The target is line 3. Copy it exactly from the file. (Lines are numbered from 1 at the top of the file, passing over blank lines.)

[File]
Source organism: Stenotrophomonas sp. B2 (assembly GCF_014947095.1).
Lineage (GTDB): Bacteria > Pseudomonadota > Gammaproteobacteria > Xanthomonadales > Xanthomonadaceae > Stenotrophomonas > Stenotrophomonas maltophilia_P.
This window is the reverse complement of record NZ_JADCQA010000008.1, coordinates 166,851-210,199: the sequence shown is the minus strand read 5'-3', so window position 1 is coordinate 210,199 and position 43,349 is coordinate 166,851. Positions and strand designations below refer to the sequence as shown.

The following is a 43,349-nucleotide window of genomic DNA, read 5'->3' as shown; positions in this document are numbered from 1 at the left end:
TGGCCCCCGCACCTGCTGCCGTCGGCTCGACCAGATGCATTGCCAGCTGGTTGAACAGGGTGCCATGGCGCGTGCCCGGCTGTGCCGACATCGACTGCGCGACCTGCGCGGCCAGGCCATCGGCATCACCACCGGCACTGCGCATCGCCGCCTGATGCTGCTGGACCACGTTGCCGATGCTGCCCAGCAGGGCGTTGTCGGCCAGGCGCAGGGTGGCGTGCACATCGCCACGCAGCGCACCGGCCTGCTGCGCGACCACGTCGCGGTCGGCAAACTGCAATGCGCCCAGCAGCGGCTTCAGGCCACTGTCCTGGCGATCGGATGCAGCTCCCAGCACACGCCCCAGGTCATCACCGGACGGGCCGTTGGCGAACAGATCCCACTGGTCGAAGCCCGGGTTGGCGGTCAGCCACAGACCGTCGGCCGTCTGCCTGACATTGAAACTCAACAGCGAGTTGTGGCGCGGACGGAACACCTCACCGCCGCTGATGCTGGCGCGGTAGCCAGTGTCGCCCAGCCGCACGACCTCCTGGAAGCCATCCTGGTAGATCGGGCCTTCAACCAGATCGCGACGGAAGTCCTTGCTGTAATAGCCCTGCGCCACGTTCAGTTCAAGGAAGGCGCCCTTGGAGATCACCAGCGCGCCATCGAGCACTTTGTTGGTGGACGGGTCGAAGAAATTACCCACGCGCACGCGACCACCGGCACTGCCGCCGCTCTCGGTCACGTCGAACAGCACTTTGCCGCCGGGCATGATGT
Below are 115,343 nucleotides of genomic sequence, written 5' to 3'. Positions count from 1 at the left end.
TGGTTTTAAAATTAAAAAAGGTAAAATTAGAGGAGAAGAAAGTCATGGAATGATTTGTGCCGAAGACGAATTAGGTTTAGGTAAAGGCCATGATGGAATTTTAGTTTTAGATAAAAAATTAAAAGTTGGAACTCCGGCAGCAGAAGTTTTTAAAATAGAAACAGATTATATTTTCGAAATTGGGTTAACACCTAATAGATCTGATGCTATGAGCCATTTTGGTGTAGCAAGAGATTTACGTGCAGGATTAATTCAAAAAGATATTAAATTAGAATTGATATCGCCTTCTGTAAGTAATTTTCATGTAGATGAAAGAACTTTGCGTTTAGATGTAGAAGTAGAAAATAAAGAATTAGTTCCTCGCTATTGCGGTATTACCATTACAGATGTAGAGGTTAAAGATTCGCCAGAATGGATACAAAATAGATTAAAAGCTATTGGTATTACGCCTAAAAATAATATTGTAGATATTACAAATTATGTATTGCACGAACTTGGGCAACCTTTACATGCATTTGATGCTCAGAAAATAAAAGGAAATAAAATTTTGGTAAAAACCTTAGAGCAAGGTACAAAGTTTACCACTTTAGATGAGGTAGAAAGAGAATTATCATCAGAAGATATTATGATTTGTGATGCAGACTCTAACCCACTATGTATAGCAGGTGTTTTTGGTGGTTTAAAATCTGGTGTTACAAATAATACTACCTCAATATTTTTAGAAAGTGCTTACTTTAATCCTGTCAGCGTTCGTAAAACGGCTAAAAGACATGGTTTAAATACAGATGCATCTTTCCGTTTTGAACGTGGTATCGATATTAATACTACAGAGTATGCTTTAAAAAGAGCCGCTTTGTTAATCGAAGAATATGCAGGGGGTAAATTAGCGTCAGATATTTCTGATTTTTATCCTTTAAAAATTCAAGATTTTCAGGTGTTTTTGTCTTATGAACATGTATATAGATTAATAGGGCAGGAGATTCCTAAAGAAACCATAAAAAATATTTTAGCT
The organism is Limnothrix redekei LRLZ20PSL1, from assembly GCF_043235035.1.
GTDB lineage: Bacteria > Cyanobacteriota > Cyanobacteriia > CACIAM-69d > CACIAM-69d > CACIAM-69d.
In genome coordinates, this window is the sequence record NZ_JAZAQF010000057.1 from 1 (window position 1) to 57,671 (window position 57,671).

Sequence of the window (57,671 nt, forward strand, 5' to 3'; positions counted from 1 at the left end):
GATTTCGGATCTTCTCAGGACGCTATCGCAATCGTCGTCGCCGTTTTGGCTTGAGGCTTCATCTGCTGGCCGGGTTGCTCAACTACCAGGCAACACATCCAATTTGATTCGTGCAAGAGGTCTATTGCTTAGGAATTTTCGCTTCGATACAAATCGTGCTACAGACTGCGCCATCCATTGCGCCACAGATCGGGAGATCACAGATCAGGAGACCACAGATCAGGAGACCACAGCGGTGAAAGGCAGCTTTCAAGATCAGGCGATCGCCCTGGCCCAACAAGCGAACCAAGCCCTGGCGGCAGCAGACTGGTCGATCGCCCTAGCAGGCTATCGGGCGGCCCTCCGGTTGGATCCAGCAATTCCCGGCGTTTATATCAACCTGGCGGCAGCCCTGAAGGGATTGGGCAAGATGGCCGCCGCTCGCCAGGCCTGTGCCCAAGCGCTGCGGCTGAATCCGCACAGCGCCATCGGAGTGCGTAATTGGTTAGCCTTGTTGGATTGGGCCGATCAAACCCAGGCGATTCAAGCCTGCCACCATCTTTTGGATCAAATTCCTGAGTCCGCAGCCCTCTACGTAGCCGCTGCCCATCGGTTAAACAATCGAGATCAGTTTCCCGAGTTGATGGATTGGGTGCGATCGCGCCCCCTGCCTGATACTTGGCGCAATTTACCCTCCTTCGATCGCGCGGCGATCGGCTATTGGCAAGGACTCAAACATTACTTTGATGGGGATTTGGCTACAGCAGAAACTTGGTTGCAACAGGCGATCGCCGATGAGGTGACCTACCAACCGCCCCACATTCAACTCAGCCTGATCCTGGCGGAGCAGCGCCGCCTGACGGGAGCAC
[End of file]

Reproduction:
This window is the reverse complement of record NZ_JADCQA010000008.1, coordinates 166,851-210,199: the sequence shown is the minus strand read 5'-3', so window position 1 is coordinate 210,199 and position 43,349 is coordinate 166,851. Positions and strand designations below refer to the sequence as shown.